I don’t know if I would have still developed an eating disorder if I hadn’t been bullied. I think I probably would have at some point – it might have taken another trauma, but there was something up long before the bullying started. I was too detached, too ‘in my head’ and not in my body – I so related to the parts of ‘Wasted’ where Marya talks about her own dissociation as a child. I dissociated a lot, well before the bullying. I would sit in the car and suddenly feel confused about my voice – it wasn’t mine, I didn’t sound like that, but it was coming from me. I would look in the mirror and not recognise myself. I still avoid mirrors, and not only for anorexic reasons, I find them very unsettling. But unlike many people who experience dissociation I was never abused, never in a traumatic accident, never suffered a serious illness, my parents didn’t drink too much or fight very often that I can remember, there were no deaths or losses until I was nine and our dog died. That’s not to say that there was – is – no reason for my detachment…I still think, as have many of the professionals I’ve seen, that it is down to the milk allergy. Like I said a couple of days ago, being in constant pain for the first ten months of your life will hardwire your brain for constant anxiety, hypervigilence and hypersensitivity. No emotional trauma necessary, although the bullying and rape certainly didn’t help.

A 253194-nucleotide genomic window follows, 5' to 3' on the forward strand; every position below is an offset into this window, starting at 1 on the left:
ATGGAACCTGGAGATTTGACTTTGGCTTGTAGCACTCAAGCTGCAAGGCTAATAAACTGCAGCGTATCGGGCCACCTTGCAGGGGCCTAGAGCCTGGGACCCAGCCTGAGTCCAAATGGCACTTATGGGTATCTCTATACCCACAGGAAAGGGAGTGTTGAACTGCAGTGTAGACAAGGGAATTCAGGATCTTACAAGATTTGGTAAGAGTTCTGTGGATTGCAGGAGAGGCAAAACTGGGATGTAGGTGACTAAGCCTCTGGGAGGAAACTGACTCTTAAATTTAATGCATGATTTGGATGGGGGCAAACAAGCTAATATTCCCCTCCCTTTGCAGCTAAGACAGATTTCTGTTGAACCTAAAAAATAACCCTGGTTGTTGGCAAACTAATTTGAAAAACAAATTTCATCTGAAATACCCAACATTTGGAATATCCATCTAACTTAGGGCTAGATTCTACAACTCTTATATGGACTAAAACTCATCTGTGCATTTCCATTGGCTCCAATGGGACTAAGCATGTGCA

A badly wired brain is not something I can talk out and put to rest in therapy. I have to constantly fight to create new, more helpful responses to anxiety, to literally lay down new pathways in my brain. I don’t really find knowing all of this a comfort. It’s a relief to have an explanation, I suppose – the milk allergy thing has been thrown around by various psychiatrists since I first saw one at 16. But it also makes me feel quite lost and powerless at times. Biographies of people with eating disorders tend to focus on the traumas which led them to their illness, how they recovered after coming to terms with their past. I don’t know anyone in recovery from similar issues. I do know a few people who have hazy pasts like me, who dissociate and developed anxiety disorders at a very young age for no apparent reason – but none who are ‘in front’ of me in recovery, if that makes sense. When I do come across books or articles addressing this sort of thing they are always academic rather than personal. I want someone to tell me that despite having no history of abuse, they felt like a brain in a jar throughout their childhood, they never recognised themselves in the mirror, they couldn’t cry when they wanted, the only emotions they ever felt were emptiness and anxiety. I want them to tell me that they feel like whole human beings now, present and fully connected to their body and their emotions. I want someone to tell me that it’s possible to rewire your brain through consciously changing your behaviour and thought patterns. I want someone to tell me that one day I am going to feel like I am living rather than just…being. Watching the clock, trying to think and reason my way through things rather than feel, always becoming terrified if I do feel anything other than fear and numbness because there’s so much shoved down there now, I don’t know what the hell to do with it all. Trying to compensate for the lack of meaning and participation in my life through structure, rituals, rules, obsessions, pointless and destructive goals. They are poor substitutes.